After the election, it's time for a political post! Everyone else is doing it...
So firstly, it's not at all surprising, but it's certainly heartening to see Obama elected. I'm not going to spend any time talking about the significance of a black president because you've read that fifteen times over - I just wanted to give him a nod before moving on.
Of course, more was decided than just the presidency. More than a third of the senate was up for election, and democrats expanded their majority in both houses of congress. I myself would have liked to see democrats get a filibuster-proof 60 senators, but I'm willing to concede that it might actually be just as well that they didn't (or seem certain not to at this point). Yes, I actually believe in pluralism and all that jazz, and bringing Republicans into the innovative "sane government" strategy is going to be very important to securing the future of American democracy.
But congress isn't really what I want to talk about, either. I want to talk about Proposition 8, the real downer of the evening. For those who don't know, Proposition 8 is a proposed amendment to the California constitution that would ban gay marriage. Even though San Francisco is one of the most liberal cities in the country, much of inland California is conservative, and many liberals in California are also religious enough to vote yes on proposition 8 even while voting Obama into office (who officially opposes prop 8).
As I suggested above, I am a pluralist, and I fully support the right of people to hold whatever beliefs suit their fancy. However, in this country marriage carries with it legal as well as social benefits, which makes it fairly clear that this is a civil rights issue - a minority of the population is being denied legal rights by virtue of personal characteristics that have no impact on the rights of the majority.
That said, there actually is another reasonable side in the debate - it's possible to be for gay rights without being for gay marriage, and it's a not a separate-but-equal copout. Part of the problem is that marriage is a religious concept for many people. A marriage is a religious ceremony, and typically takes place in a church (or other religious structure). Then isn't it fair to say that denying gays the right to marriage is itself a right - the right to freedom of religion? I say sure, but that carries with it a cost, for if marriage is a religious issue, then it isn't the role of government to be dictating who can and can't marry in the first place.
So the obvious solution (well, obvious to me) is to get rid of marriage as a legal status altogether. All of the rights now associated with marriage would be instead associated with domestic partnerships (or whatever we want to call them), all current marriages between individuals are immediately converted to such partnerships (so married couples aren't affected at all), and marriages are purely understood to be religious affairs, meaning that any church is free to decide who it will or won't marry (and can even offer special marraiges or super marriages if they want - I really don't care). While we're at it, we won't just define a domestic partnership to include same-sex couples, but to include any group of people who are close enough to extend rights concerning themselves to the other members - so if a pair of close friends or siblings lived together, they could function as a family unit like a husband and wife can. After all, why should a sexual relationship between partners be a prerequisite for what amounts (when you remove the religious terminology) to a legal contract about sharing rights and resources?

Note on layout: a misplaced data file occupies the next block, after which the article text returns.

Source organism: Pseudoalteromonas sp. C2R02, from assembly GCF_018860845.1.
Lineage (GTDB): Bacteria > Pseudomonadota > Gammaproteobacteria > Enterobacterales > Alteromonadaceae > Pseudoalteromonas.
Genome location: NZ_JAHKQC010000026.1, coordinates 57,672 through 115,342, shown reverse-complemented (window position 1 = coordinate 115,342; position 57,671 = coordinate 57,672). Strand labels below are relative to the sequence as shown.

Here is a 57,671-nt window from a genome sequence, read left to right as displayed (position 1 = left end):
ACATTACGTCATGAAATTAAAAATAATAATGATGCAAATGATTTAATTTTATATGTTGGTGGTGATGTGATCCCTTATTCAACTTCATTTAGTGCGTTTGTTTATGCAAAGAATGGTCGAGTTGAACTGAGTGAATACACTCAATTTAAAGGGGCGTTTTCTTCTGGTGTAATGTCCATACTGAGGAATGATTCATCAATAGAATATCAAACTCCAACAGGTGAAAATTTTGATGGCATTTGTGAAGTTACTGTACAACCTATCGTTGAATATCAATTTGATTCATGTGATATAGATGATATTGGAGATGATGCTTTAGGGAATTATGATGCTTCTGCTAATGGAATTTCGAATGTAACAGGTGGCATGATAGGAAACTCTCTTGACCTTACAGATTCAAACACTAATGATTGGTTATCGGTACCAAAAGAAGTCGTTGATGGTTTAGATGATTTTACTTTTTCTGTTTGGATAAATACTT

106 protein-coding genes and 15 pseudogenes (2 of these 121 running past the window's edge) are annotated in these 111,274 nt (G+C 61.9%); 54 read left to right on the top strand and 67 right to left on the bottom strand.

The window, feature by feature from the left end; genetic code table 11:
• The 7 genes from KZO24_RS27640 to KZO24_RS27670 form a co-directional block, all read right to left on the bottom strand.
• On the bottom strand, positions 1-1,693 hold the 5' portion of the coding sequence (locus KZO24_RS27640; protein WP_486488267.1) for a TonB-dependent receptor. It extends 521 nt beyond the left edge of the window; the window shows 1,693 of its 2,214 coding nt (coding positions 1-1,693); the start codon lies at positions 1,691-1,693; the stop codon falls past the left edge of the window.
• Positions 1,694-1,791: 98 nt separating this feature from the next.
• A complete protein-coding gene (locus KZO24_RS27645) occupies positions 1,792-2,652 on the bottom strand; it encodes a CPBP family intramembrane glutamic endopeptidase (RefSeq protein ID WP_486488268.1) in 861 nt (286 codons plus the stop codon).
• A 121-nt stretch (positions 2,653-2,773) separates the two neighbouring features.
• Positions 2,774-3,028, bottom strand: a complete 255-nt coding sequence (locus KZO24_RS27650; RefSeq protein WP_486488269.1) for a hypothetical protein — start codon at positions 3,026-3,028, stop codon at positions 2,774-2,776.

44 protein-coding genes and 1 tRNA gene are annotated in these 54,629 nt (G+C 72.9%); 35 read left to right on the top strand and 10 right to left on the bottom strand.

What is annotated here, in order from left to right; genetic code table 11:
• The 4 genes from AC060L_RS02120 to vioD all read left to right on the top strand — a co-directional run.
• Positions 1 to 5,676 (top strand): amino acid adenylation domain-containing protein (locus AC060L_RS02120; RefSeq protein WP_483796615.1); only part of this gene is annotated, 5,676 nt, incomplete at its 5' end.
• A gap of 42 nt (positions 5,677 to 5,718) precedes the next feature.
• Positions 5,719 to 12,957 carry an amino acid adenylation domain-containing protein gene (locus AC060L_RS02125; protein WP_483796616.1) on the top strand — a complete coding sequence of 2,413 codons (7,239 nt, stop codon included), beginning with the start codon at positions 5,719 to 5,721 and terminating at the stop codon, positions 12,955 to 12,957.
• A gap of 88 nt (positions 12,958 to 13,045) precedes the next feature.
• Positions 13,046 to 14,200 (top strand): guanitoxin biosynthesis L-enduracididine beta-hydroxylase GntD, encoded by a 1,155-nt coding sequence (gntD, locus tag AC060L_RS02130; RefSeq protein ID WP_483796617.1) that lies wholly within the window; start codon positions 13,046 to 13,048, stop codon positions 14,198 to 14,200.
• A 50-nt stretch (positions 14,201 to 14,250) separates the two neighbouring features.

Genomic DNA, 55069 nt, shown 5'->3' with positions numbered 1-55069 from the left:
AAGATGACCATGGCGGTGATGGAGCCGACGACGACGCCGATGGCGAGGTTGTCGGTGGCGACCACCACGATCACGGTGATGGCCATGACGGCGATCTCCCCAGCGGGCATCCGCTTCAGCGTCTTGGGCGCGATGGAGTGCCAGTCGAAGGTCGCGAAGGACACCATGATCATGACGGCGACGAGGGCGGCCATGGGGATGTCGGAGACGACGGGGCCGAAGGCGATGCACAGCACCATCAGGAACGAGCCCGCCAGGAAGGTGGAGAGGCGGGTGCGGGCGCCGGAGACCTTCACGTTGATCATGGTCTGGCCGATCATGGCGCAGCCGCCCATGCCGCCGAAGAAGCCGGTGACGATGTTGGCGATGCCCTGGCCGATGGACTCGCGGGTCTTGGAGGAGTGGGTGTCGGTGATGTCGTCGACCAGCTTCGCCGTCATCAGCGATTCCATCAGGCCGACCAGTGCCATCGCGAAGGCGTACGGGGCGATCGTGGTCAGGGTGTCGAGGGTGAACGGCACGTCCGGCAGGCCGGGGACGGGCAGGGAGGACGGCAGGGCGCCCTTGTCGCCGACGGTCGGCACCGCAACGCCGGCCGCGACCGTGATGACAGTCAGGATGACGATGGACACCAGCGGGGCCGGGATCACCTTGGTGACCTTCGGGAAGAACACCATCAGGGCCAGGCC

Of course, at this point I've gone far enough to be considered radical, even though I maintain that this solution should please everyone. Religious individuals get to hold onto their religious freedom, churches GAIN religious freedom by not having their right to perform religious ceremonies restricted by the government, and currently unmarried family units gain equal legal rights. If everyone gets what they want, what's the problem?
The problem is that anyone claiming that "religious freedom" is their reason for wanting to ban gay marriage is lying. They don't want religious freedom. They want theocracy. They're not voting for prop 8 to defend themselves from anything - they're voting for prop 8 to make the lives of other citizens worse (as punishment for their devious behavior). This will seem obvious to many, but it's also important to point out (again and again), because words do make a difference. It's easier to argue that you're "pro-life" than to argue that you're for throwing women who have abortions in jail. It's easier to argue that we should teach the flaws in evolution than it is to argue that we should teach religion in science class. It's easier to argue that we should "protect marriage" than to argue that we should "punish heretics."
We need to take hold of the language if we want to take hold of the culture. Here's a short list of terms we should adopt:
Liberal > Progressive
Conservative > Regressive
Global Warming > Global Climate Change
Intelligent Design > Creationism
Pro-life > Anti-choice
Same-sex Marriage > The Rights of Families
P.S. To everyone who reads this for my posts on video games, consider posts like this "bonus posts," or if you prefer, "sidequests."